Crayfish Plague is endangering the River Suir species in Kilkenny

Inland Fisheries Ireland received a report that crayfish were dying in the River Suir earlier this month.

Mary Cody

Reporter:

Mary Cody

Email:

mary.cody@kilkennypeople.ie

 Crayfish Plague is  endangering the River Suir species

An outbreak of Crayfish Plague on the River Suir is the single greatest threat to Ireland’s native white-clawed Crayfish populations, which are the most significant in Europe.
A meeting of Interagency personnel from the National Parks and Wildlife Service, Inland Fisheries Ireland, along with other experts to discuss the most appropriate response to the outbreak took place this week.
Inland Fisheries Ireland received a report that crayfish were dying in the River Suir earlier this month. Subsequent DNA testing confirmed that the cause is a mould known as the Crayfish Plague. This mould is an invasive pathogen which is associated with non native crayfish species to Ireland and is lethal to our native crayfish, killing 100% on contact.
Experts say that it will kill native crayfish within ten days of contact and spores of the mould can last up to three weeks in water and on damp materials.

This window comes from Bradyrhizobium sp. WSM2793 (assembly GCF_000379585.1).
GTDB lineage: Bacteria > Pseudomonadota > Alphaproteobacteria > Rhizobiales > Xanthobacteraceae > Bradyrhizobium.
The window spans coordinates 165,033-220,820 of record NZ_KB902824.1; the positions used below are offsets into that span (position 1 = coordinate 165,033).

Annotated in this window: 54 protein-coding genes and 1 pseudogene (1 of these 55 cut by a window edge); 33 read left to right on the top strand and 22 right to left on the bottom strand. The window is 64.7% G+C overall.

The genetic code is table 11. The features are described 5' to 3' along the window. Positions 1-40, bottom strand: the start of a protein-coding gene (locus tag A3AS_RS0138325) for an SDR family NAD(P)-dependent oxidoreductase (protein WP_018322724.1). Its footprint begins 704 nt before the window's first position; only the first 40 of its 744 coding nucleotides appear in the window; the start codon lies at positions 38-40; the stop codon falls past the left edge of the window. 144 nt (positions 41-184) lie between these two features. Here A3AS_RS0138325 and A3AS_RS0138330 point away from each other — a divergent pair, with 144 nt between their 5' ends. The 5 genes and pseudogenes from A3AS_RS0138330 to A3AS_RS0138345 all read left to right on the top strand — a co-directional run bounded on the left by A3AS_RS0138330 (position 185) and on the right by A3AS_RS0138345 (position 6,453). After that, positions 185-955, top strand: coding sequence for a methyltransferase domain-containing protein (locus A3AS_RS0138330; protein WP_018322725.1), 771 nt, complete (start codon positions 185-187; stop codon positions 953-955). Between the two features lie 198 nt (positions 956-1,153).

A key concern now for the Interagency Group is containment of the disease to the River Suir and to prevent its spread to other catchments that have large populations of crayfish such as the Rivers Nore and Blackwater. There are reports of crayfish die offs in a number of river catchments throughout the country and containment measures are needed immediately to restrict the spread of the disease.
All water users are asked to operate a temporary ban on moving water sports and angling equipment out of the River Suir catchment - commencing immediately.
Water sports and angling equipment currently in use in the Suir catchment may continue to be used there; but boats or angling equipment should not be transferred out of the catchment.For more seewww.watersand communities.ie